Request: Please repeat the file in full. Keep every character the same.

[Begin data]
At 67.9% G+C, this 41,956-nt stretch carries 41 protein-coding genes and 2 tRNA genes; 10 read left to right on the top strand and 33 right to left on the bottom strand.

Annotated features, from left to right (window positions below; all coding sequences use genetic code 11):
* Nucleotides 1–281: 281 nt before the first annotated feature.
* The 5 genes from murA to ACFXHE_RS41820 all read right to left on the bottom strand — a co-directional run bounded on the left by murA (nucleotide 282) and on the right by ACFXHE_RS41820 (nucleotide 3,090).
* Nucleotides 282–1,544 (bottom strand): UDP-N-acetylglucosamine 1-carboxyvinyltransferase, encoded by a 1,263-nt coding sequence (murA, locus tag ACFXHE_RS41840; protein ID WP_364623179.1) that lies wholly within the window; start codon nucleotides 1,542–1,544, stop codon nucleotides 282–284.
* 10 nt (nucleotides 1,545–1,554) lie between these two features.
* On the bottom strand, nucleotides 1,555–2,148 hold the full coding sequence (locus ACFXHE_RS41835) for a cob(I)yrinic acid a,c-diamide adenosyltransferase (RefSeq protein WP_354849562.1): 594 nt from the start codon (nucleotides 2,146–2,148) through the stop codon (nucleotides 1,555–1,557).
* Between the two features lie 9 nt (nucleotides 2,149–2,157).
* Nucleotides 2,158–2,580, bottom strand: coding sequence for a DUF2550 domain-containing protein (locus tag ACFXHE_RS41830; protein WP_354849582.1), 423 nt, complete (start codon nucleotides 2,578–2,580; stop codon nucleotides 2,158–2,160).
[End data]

At 67.9% G+C, this 41,956-nt stretch carries 41 protein-coding genes and 2 tRNA genes; 10 read left to right on the top strand and 33 right to left on the bottom strand.

Annotated features, from left to right (window positions below; all coding sequences use genetic code 11):
* Nucleotides 1–281: 281 nt before the first annotated feature.
* The 5 genes from murA to ACFXHE_RS41820 all read right to left on the bottom strand — a co-directional run bounded on the left by murA (nucleotide 282) and on the right by ACFXHE_RS41820 (nucleotide 3,090).
* Nucleotides 282–1,544 (bottom strand): UDP-N-acetylglucosamine 1-carboxyvinyltransferase, encoded by a 1,263-nt coding sequence (murA, locus tag ACFXHE_RS41840; protein ID WP_364623179.1) that lies wholly within the window; start codon nucleotides 1,542–1,544, stop codon nucleotides 282–284.
* 10 nt (nucleotides 1,545–1,554) lie between these two features.
* On the bottom strand, nucleotides 1,555–2,148 hold the full coding sequence (locus ACFXHE_RS41835) for a cob(I)yrinic acid a,c-diamide adenosyltransferase (RefSeq protein WP_354849562.1): 594 nt from the start codon (nucleotides 2,146–2,148) through the stop codon (nucleotides 1,555–1,557).
* Between the two features lie 9 nt (nucleotides 2,149–2,157).
* Nucleotides 2,158–2,580, bottom strand: coding sequence for a DUF2550 domain-containing protein (locus tag ACFXHE_RS41830; protein WP_354849582.1), 423 nt, complete (start codon nucleotides 2,578–2,580; stop codon nucleotides 2,158–2,160).